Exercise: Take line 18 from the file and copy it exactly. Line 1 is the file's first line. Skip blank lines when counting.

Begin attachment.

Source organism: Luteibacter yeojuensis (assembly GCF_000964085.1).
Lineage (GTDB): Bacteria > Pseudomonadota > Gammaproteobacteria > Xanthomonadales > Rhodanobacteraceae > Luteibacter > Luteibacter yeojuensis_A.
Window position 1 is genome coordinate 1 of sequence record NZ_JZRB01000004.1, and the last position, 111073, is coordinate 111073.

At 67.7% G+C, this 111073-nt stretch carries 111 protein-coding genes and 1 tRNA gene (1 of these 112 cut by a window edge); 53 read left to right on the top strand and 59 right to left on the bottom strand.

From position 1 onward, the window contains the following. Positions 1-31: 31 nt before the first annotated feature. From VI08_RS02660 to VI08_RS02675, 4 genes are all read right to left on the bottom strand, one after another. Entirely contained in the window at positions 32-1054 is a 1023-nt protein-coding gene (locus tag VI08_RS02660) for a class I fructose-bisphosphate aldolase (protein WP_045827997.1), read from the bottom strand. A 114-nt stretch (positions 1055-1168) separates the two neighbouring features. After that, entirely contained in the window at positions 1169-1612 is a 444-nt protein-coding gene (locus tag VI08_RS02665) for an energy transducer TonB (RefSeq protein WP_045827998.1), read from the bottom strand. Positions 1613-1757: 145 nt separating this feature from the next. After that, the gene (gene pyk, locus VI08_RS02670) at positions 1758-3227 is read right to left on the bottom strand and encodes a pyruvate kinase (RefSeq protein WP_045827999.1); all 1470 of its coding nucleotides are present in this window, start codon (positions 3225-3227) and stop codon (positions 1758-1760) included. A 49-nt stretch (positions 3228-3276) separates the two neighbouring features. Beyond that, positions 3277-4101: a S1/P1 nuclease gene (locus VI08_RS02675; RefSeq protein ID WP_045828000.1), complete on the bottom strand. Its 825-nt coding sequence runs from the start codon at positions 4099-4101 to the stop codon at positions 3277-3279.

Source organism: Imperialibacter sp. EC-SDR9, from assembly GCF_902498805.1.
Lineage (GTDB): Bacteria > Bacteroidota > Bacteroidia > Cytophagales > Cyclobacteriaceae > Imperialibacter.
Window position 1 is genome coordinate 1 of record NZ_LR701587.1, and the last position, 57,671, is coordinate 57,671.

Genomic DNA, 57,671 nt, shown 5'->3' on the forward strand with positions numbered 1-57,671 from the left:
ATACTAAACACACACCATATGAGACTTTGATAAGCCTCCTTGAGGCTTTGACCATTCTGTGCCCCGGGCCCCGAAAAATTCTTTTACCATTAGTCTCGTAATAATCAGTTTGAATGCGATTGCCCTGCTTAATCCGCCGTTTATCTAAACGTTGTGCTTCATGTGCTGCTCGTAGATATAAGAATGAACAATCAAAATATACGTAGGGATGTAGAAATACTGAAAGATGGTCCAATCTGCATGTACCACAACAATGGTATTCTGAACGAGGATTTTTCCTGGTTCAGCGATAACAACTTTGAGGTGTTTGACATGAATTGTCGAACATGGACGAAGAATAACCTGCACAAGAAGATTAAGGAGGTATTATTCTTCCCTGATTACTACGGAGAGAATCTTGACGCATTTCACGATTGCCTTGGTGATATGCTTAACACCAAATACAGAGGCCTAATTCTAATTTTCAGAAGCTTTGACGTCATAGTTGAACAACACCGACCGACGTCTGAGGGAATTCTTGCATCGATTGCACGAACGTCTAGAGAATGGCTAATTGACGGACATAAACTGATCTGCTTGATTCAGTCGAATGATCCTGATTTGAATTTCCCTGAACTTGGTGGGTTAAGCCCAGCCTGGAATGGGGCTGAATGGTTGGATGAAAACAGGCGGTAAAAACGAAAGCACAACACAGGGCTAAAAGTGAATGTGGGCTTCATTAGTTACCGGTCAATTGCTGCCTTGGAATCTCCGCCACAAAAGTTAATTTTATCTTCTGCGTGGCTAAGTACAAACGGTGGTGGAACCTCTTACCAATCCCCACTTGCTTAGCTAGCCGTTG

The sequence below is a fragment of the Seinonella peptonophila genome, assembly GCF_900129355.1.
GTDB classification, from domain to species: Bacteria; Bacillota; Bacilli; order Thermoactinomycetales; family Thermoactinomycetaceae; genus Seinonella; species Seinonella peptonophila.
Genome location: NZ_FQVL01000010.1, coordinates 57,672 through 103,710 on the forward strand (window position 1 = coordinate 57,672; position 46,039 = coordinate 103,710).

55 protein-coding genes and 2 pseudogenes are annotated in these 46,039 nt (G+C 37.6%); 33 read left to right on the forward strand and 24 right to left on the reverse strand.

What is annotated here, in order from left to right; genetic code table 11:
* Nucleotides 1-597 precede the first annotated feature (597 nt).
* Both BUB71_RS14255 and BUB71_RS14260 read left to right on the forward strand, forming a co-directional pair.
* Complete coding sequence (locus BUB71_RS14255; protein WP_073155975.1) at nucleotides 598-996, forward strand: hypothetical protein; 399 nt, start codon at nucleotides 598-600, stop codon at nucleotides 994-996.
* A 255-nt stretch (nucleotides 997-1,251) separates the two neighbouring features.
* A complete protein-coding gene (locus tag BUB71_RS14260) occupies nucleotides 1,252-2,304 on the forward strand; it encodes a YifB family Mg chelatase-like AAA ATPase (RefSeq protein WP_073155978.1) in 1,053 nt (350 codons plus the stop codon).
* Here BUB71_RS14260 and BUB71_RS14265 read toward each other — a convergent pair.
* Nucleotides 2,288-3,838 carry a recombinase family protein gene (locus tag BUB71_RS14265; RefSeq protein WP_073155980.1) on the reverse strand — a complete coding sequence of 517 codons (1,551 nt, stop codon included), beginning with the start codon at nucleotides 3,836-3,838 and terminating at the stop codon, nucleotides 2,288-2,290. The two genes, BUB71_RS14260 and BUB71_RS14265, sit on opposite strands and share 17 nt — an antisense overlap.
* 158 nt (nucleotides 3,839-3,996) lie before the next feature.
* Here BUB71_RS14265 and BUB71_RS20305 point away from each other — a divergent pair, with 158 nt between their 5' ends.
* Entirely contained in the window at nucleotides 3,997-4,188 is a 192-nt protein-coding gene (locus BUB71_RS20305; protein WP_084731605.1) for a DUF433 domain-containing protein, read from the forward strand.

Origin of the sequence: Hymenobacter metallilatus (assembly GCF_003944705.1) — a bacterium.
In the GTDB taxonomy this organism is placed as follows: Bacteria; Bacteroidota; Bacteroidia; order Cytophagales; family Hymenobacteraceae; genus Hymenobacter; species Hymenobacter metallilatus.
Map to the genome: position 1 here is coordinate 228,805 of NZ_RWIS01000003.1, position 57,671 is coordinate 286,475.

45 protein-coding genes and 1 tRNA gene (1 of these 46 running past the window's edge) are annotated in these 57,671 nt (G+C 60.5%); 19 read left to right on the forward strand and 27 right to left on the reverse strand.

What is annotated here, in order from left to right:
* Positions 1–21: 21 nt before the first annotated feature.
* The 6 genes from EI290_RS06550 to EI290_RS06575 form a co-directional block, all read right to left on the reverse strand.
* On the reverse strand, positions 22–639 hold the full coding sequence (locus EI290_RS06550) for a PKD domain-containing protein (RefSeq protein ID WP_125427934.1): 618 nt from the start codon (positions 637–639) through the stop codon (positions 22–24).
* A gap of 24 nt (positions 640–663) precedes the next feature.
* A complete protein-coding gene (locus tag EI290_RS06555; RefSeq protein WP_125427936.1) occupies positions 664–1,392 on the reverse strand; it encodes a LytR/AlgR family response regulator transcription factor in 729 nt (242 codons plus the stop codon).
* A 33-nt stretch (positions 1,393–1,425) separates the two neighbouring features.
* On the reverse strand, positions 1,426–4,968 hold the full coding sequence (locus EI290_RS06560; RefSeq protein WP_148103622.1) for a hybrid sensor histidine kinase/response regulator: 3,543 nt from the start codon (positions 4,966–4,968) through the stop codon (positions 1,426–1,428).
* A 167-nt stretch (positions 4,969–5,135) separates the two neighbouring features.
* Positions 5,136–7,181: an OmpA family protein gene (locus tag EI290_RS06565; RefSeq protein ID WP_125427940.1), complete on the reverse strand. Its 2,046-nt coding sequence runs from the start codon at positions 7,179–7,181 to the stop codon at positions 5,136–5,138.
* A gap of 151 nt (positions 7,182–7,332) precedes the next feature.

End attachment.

* Complete coding sequence (locus BUB71_RS14255; protein WP_073155975.1) at nucleotides 598-996, forward strand: hypothetical protein; 399 nt, start codon at nucleotides 598-600, stop codon at nucleotides 994-996.